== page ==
The IBM Data and Analytics Reference Architecture defines possible components at an abstract level. The purpose of this article is to choose between the necessary components and to assign real and concrete architectural components to them. The article contains information to supplement the “Lightweight IBM Cloud Garage Method for data science” article.
The method is highly iterative, so any conclusion along the way can result in changes in architectural decisions. However, there are never any wrong architectural decisions, as these decisions take into account all the knowledge available at any given time. That said, it is important to record the reason for making each decision. The following figure shows IBM Reference Architecture for Cloud Analytics.
The following sections provide guidelines for each component, explaining which technology to choose and whether the component needs to be included.
The data source is an internal or external source of data collection that includes relational databases; web pages; CSV, JSON or text files; and video and audio data.
Architectural decision guidelines
Regarding the data source, it is not necessary to evaluate much because, in most cases, the type and structure of a data source are already defined and controlled by the interested parties. However, if there is any control over the process, the following principles should be considered:
How is the delivery point?
Corporate data resides primarily in relational databases that serve OLTP systems. Usually, directly accessing these systems is not a good practice, even if only in read mode, because ETL processes are executing SQL queries within those systems, which can degrade performance. An exception is IBM Db2 Workload Manager, as it allows OLAP and ETL workloads to run in parallel with an OLTP workload without worsening the performance of OLTP queries, using intelligent planning and prioritization mechanisms. You can read more about IBM Db2 Workload Manager.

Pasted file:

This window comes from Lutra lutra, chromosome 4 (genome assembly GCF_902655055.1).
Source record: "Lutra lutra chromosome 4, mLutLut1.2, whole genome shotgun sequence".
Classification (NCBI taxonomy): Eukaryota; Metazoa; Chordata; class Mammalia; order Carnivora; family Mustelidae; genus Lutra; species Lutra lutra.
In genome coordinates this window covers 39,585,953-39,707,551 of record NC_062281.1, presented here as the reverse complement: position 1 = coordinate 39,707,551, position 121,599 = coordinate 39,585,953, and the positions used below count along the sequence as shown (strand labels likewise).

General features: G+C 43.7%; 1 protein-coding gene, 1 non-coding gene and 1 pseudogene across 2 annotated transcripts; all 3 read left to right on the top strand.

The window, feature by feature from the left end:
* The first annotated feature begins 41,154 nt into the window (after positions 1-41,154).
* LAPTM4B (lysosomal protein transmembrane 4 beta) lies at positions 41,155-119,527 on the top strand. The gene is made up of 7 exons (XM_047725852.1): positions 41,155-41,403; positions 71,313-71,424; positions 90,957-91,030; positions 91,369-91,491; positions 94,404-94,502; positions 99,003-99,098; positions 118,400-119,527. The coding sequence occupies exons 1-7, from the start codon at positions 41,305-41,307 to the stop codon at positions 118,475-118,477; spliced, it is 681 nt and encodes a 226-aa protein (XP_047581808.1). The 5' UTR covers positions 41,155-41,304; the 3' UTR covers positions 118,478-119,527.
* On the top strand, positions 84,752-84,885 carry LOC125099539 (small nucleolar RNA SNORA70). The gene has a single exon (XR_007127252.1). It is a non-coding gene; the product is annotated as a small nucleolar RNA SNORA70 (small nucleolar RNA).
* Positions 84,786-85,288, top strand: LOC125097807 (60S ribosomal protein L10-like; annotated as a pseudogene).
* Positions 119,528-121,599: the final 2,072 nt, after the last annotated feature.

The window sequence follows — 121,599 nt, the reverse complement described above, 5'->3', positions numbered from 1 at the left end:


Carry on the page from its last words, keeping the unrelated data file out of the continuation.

Do real-time data need to be considered?
Real-time data exists in a variety of formats and delivery methods. The most prominent include MQTT telemetry and sensor data (for example, data from the IBM Watson IoT Platform), a simple HTTP REST endpoint that needs to be probed, or a TCP or UDP socket. If no real-time downstream processing is required, this data can be tested (for example, using the Cloud Object Store). If real-time downstream processing is required, read the section on Streaming Analysis later in this article.
Cloud-based solutions tend to extend the corporate data model. Therefore, it may be necessary to continuously transfer subsets of corporate data to the cloud or access it in real time through an API gateway over a VPN.
Guidelines for architectural decisions
Moving corporate data to the cloud can be expensive, so it should only be considered if there is such a need. For example, if user data is managed in the cloud, it is sufficient to store an anonymous primary key. If transferring corporate data to the cloud is unavoidable, privacy concerns and regulations must be addressed. In this case, there are two forms of access.
Batch synchronization from a corporate data center to the cloud;
Real-time access to subsets of data using a VPN and an API gateway.
The secure gateway allows cloud applications to access specified hosts and ports in a private data center over an outbound connection. Therefore, no external entry access is required. You can go to the Secure Gateway service on the IBM Cloud for more information.